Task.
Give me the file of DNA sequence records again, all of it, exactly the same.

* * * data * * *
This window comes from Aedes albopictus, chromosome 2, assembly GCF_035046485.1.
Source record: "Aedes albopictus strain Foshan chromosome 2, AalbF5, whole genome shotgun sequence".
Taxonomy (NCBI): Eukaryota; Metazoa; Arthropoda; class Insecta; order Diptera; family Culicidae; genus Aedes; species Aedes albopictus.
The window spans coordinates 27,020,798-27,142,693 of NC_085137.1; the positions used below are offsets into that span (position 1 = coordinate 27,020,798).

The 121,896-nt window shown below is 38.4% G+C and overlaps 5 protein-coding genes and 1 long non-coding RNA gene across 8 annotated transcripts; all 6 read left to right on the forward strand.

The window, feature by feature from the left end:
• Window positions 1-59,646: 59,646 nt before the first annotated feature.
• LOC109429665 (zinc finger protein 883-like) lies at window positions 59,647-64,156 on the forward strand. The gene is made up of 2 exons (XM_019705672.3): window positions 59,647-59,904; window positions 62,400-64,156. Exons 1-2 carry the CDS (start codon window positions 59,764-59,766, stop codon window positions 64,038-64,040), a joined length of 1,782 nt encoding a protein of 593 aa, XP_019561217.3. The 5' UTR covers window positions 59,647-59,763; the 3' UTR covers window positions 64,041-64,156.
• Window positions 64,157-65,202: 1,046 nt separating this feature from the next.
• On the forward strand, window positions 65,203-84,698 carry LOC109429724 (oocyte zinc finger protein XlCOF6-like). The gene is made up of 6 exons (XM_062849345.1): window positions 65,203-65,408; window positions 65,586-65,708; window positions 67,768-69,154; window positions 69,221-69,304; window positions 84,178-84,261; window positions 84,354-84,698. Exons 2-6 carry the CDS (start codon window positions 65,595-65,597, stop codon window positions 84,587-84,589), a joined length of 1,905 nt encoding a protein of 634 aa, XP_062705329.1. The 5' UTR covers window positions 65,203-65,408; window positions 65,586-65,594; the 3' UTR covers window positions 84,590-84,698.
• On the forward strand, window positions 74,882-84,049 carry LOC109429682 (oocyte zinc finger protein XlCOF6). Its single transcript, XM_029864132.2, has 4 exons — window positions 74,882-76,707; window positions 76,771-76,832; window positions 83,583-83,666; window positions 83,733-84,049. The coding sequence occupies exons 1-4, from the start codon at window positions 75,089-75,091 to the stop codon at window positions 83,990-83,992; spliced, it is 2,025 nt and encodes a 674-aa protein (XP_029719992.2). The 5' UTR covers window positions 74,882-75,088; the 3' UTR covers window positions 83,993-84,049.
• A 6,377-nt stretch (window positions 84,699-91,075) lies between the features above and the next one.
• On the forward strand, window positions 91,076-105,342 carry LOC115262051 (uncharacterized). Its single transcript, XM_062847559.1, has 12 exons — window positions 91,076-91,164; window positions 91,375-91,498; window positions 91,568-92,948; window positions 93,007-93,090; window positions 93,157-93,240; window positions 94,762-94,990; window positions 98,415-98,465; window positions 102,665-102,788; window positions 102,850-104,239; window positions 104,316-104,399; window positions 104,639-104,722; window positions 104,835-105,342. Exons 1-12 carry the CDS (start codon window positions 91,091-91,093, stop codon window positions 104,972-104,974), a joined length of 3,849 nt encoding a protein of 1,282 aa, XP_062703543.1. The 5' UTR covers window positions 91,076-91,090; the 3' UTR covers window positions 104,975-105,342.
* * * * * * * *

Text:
This window comes from Aedes albopictus, chromosome 2, assembly GCF_035046485.1.
Source record: "Aedes albopictus strain Foshan chromosome 2, AalbF5, whole genome shotgun sequence".
Taxonomy (NCBI): Eukaryota; Metazoa; Arthropoda; class Insecta; order Diptera; family Culicidae; genus Aedes; species Aedes albopictus.
The window spans coordinates 27,020,798-27,142,693 of NC_085137.1; the positions used below are offsets into that span (position 1 = coordinate 27,020,798).

The 121,896-nt window shown below is 38.4% G+C and overlaps 5 protein-coding genes and 1 long non-coding RNA gene across 8 annotated transcripts; all 6 read left to right on the forward strand.

The window, feature by feature from the left end:
• Window positions 1-59,646: 59,646 nt before the first annotated feature.
• LOC109429665 (zinc finger protein 883-like) lies at window positions 59,647-64,156 on the forward strand. The gene is made up of 2 exons (XM_019705672.3): window positions 59,647-59,904; window positions 62,400-64,156. Exons 1-2 carry the CDS (start codon window positions 59,764-59,766, stop codon window positions 64,038-64,040), a joined length of 1,782 nt encoding a protein of 593 aa, XP_019561217.3. The 5' UTR covers window positions 59,647-59,763; the 3' UTR covers window positions 64,041-64,156.
• Window positions 64,157-65,202: 1,046 nt separating this feature from the next.
• On the forward strand, window positions 65,203-84,698 carry LOC109429724 (oocyte zinc finger protein XlCOF6-like). The gene is made up of 6 exons (XM_062849345.1): window positions 65,203-65,408; window positions 65,586-65,708; window positions 67,768-69,154; window positions 69,221-69,304; window positions 84,178-84,261; window positions 84,354-84,698. Exons 2-6 carry the CDS (start codon window positions 65,595-65,597, stop codon window positions 84,587-84,589), a joined length of 1,905 nt encoding a protein of 634 aa, XP_062705329.1. The 5' UTR covers window positions 65,203-65,408; window positions 65,586-65,594; the 3' UTR covers window positions 84,590-84,698.
• On the forward strand, window positions 74,882-84,049 carry LOC109429682 (oocyte zinc finger protein XlCOF6). Its single transcript, XM_029864132.2, has 4 exons — window positions 74,882-76,707; window positions 76,771-76,832; window positions 83,583-83,666; window positions 83,733-84,049. The coding sequence occupies exons 1-4, from the start codon at window positions 75,089-75,091 to the stop codon at window positions 83,990-83,992; spliced, it is 2,025 nt and encodes a 674-aa protein (XP_029719992.2). The 5' UTR covers window positions 74,882-75,088; the 3' UTR covers window positions 83,993-84,049.
• A 6,377-nt stretch (window positions 84,699-91,075) lies between the features above and the next one.
• On the forward strand, window positions 91,076-105,342 carry LOC115262051 (uncharacterized). Its single transcript, XM_062847559.1, has 12 exons — window positions 91,076-91,164; window positions 91,375-91,498; window positions 91,568-92,948; window positions 93,007-93,090; window positions 93,157-93,240; window positions 94,762-94,990; window positions 98,415-98,465; window positions 102,665-102,788; window positions 102,850-104,239; window positions 104,316-104,399; window positions 104,639-104,722; window positions 104,835-105,342. Exons 1-12 carry the CDS (start codon window positions 91,091-91,093, stop codon window positions 104,972-104,974), a joined length of 3,849 nt encoding a protein of 1,282 aa, XP_062703543.1. The 5' UTR covers window positions 91,076-91,090; the 3' UTR covers window positions 104,975-105,342.